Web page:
January 14, 2015
CALGARY — Researchers at Alberta Children’s Hospital hope to shed light on how adolescents and young adults with autism learn.
A better understanding of brain function in people with autism could help create more effective training and vocational programs for them, thus improving independence, employment opportunities and quality of life.
“In people with autism spectrum disorders, there may be some abnormalities in brain circuitry that contribute to differences in learning,” says Dr. Signe Bray, PhD, principal investigator in the study and a member of the Alberta Children’s Hospital Research Institute.
“One of the theories is that the brain’s reward system – which is critical for facilitating learning – operates differently in people with autism,” says Dr. Bray, who is also an assistant professor of radiology in the Cumming School of Medicine at the University of Calgary.
Researchers are using magnetic resonance imaging (MRI) and electroencephalography (EEG) to compare brain activity of 62 teens and young adults with autism and 62 without. The brain scans are taken while they’re engaged in computer tasks and while viewing pleasurable or unpleasurable images.
People with autism generally have difficulties with communication and social interaction. They can exhibit repetitive behaviours or show a preoccupation with specific subjects.
About one child in 68 is diagnosed with an autism spectrum disorder. It is more common in boys than girls and there is no known cure.
Linda MacInnis has identical twin boys, Ryan and Jeremy, both of whom have autism. They were among the first to join the research study.
“I’m so glad someone is looking at this,” MacInnis says. “The only way the systems and supports will start to change is through studies like these. The more we know, the better off we’ll be as a society.”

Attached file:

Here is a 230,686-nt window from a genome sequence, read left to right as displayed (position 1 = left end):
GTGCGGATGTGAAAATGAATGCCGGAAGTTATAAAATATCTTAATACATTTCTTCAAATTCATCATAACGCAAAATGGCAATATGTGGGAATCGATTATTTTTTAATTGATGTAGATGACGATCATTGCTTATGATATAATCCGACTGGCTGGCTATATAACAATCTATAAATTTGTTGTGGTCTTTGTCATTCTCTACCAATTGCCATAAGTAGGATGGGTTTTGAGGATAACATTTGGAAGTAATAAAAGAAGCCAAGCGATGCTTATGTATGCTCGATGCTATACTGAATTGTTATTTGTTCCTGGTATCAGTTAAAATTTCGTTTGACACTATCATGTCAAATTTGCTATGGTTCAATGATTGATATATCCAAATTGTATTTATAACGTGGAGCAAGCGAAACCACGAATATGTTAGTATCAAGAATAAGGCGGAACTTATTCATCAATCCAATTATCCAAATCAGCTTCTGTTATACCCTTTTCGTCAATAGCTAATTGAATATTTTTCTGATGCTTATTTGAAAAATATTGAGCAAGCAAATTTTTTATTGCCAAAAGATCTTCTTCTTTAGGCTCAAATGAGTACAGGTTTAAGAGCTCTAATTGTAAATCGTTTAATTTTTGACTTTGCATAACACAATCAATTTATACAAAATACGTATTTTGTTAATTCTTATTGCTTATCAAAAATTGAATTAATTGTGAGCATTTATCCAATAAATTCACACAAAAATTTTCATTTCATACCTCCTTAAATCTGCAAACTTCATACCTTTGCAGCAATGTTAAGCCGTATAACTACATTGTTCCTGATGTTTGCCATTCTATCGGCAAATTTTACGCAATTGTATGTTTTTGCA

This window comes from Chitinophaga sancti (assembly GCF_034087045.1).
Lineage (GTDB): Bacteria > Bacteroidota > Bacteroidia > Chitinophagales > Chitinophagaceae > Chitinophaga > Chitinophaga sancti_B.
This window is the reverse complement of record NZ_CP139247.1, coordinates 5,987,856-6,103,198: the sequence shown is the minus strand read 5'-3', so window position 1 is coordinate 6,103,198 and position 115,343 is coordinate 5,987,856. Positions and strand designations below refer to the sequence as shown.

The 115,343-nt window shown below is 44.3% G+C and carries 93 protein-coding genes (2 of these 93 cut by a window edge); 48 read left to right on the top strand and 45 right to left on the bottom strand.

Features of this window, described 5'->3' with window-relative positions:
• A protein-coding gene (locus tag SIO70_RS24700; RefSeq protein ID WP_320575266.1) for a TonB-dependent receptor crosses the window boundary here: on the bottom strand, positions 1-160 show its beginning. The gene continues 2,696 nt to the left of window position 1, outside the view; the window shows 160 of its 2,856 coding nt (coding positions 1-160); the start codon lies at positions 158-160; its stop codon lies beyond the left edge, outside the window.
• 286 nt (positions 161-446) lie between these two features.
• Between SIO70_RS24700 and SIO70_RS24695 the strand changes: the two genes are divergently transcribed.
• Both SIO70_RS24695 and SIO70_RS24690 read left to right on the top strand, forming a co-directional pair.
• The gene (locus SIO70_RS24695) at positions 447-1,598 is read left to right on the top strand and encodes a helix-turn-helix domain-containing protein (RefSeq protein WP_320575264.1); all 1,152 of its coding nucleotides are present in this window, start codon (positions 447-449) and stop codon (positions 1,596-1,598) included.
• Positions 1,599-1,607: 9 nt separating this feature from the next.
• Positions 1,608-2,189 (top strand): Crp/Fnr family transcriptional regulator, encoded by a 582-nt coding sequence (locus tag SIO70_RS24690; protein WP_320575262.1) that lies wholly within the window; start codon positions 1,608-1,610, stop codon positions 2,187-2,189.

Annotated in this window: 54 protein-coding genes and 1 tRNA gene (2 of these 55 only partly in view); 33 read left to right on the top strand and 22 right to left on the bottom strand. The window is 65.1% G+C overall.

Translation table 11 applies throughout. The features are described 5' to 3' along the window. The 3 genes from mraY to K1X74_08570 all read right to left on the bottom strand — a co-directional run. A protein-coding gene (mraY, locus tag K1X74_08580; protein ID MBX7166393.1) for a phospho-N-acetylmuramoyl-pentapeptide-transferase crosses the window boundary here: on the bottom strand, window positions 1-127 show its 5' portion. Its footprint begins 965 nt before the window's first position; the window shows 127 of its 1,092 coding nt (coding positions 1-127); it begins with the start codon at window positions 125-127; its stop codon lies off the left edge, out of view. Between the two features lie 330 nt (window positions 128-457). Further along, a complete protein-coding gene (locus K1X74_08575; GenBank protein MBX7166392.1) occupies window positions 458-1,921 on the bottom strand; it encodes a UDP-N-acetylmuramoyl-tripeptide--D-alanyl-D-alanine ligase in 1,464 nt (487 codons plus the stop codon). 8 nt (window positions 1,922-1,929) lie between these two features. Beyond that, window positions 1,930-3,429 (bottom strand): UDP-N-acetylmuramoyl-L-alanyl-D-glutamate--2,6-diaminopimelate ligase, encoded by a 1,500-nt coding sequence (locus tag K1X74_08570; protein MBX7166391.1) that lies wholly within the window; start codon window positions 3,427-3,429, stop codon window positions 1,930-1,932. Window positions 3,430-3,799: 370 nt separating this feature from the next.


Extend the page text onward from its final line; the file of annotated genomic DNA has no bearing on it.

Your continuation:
Her sons, now 21, both struggled through the school system. They are currently working with the Ability Hub in Calgary, an organization dedicated to helping individuals and families with autism spectrum disorders.
“To me, they’re like normal teenage boys – they spend a lot of time playing video games and don’t much like doing their chores,” MacInnis says.
It remains unclear what the exact causes of autism are but scientists suspect there could be a number of risk factors, including genes, environmental effects, or early injury to the brain.
Researchers are currently looking for teens and young adults between the ages of 14 to 20. If eligible, they undergo testing on three separate visits to Alberta Children’s Hospital, including an MRI and EEG.
For more information about the study, phone 403-955-7440 or visit the website at http://www.asdbrainresearch.ca .
Alberta Health Services is the provincial health authority responsible for planning and delivering health supports and services for more than four million adults and children living in Alberta. Its mission is to provide a patient-focused, quality health system that is accessible and sustainable for all Albertans.
The University of Calgary is a leading Canadian university located in the nation’s most enterprising city. The university has a clear strategic direction – “Eyes High” – to become one of Canada’s top five research universities by 2016, grounded in innovative learning and teaching and fully integrated with the community of Calgary. For more information, visit ucalgary.ca.
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